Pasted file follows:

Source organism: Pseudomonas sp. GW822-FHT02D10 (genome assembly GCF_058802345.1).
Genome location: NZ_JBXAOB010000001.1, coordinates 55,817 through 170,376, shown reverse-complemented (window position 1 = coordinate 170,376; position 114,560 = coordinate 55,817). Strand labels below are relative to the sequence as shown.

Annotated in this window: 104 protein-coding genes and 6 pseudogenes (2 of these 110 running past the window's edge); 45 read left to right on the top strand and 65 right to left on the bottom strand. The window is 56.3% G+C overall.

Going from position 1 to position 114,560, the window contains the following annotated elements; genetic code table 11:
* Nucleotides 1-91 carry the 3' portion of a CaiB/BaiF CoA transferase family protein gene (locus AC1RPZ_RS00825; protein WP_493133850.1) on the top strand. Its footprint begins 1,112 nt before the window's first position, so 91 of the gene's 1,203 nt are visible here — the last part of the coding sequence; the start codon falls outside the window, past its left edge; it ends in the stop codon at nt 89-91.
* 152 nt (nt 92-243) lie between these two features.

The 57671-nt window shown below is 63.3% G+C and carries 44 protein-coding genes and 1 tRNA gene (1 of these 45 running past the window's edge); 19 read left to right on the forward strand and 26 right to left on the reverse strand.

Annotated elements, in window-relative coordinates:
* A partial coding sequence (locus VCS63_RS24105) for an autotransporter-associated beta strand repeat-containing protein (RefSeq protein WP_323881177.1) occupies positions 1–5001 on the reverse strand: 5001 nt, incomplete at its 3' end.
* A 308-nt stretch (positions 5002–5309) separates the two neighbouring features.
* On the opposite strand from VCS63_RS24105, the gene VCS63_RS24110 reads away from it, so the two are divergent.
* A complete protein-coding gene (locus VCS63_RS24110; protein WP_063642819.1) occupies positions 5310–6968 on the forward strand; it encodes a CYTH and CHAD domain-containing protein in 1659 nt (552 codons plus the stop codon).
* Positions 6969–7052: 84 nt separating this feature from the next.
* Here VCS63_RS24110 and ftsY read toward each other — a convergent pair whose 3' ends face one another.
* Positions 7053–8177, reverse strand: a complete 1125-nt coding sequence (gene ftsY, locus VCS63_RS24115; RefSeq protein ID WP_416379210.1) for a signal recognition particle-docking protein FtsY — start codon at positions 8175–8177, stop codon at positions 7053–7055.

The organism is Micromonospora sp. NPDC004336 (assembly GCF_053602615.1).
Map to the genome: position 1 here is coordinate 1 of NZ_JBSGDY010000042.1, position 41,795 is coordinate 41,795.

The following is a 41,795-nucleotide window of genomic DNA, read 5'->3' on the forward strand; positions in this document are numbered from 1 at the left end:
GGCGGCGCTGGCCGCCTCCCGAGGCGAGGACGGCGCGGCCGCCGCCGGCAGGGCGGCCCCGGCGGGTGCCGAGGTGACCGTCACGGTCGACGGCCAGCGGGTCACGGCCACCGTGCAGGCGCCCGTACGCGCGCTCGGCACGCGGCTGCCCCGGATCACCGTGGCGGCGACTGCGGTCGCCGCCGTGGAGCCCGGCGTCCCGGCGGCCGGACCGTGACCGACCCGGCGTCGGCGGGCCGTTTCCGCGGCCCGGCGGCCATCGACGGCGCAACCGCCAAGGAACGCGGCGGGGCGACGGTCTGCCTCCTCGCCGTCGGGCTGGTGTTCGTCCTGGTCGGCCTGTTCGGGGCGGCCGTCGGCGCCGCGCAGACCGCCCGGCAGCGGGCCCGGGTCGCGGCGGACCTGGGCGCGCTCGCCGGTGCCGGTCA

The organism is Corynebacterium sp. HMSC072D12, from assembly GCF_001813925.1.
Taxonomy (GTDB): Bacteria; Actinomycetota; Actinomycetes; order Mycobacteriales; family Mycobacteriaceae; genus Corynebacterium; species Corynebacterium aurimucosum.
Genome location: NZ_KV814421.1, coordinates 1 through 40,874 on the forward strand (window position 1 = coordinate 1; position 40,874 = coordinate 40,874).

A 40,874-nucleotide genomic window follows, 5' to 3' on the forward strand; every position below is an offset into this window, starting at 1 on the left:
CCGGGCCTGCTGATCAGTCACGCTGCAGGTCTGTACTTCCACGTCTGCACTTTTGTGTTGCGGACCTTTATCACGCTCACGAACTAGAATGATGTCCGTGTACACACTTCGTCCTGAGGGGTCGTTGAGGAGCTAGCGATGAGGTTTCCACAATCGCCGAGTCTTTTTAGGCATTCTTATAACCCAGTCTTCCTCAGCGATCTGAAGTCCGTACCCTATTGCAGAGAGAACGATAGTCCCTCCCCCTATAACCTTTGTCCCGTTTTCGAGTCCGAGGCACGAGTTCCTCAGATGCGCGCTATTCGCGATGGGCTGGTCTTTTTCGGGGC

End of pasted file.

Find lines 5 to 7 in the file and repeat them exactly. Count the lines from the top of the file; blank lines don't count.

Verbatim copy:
* Nucleotides 1-91 carry the 3' portion of a CaiB/BaiF CoA transferase family protein gene (locus AC1RPZ_RS00825; protein WP_493133850.1) on the top strand. Its footprint begins 1,112 nt before the window's first position, so 91 of the gene's 1,203 nt are visible here — the last part of the coding sequence; the start codon falls outside the window, past its left edge; it ends in the stop codon at nt 89-91.
* 152 nt (nt 92-243) lie between these two features.

The 57671-nt window shown below is 63.3% G+C and carries 44 protein-coding genes and 1 tRNA gene (1 of these 45 running past the window's edge); 19 read left to right on the forward strand and 26 right to left on the reverse strand.